1947 – Thomas Karamessines (CIA) gründet griechischen Geheimdienst Timelines: N-Griechenland, O-CIA Aktivitäten1942-1999, US-Imperialismus

Karamessines served in the United States Army during the Second World War, but because of his knowledge of Greek language and history was assigned to the Office of Strategic Services (OSS), an organization that eventually would transform into the Central Intelligence Agency in 1948.

Karamessines started out his intelligence career as analyst for the Greek Desk OSS/X2 (Counter-Intelligence) following the liberation of Greece.

After the dissolution of the OSS in October 1945, Karamessines stayed on as the director of intelligence for the US Embassy, possibly at the request of Lincoln MacVeagh.

He became a member of the CIA after that organization was established in September 1947 and eventually CIA Station Chief in Athens.

Karamessines came to work in the Office of Policy Coordination (OPC), the espionage and counter-intelligence branch of the CIA created in 1948, directed by Frank Wisner.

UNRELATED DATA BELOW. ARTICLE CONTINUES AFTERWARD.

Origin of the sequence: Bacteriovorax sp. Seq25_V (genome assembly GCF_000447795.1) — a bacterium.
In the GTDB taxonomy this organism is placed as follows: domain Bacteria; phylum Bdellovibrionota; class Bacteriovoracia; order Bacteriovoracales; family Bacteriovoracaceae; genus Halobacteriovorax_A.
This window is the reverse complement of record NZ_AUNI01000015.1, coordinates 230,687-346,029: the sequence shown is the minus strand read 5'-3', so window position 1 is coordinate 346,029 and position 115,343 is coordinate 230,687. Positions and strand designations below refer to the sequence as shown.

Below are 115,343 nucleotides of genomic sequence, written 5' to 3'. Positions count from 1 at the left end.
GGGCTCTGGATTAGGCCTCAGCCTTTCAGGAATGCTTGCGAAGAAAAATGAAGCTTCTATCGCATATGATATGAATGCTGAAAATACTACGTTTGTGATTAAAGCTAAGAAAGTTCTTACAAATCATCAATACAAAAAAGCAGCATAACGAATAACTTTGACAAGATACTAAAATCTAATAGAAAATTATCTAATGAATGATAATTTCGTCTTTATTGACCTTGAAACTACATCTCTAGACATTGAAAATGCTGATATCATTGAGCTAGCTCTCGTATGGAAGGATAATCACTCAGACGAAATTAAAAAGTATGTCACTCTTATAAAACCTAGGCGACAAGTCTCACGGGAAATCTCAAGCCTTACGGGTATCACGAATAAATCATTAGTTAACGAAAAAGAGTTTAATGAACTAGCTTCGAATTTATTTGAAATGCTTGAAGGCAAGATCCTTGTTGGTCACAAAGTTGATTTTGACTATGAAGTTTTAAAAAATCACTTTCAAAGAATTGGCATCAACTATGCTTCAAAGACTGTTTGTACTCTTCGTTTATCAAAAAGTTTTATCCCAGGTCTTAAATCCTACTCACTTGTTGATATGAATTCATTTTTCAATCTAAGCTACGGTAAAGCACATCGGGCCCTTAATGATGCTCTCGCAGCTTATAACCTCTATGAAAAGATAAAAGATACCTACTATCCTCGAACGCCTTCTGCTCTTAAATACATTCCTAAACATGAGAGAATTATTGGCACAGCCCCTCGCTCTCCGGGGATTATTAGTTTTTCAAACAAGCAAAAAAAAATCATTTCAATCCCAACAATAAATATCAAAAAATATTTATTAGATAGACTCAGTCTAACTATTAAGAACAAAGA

At the very beginning, the agency appointed an anticommunist role, as the country was under the consequences of the civil war and all the countries at the northern borders, were under communist regimes.

KYP was controlled by the CIA; in the first eleven years of its history (1953–1964) its agents received their salaries from the Americans, not the Greek state, until Prime Minister Georgios Papandreou, enraged with this level of dependence, stopped this practice. During the Regime of the Colonels (1967–1974), KYP actively continued its anticommunist action.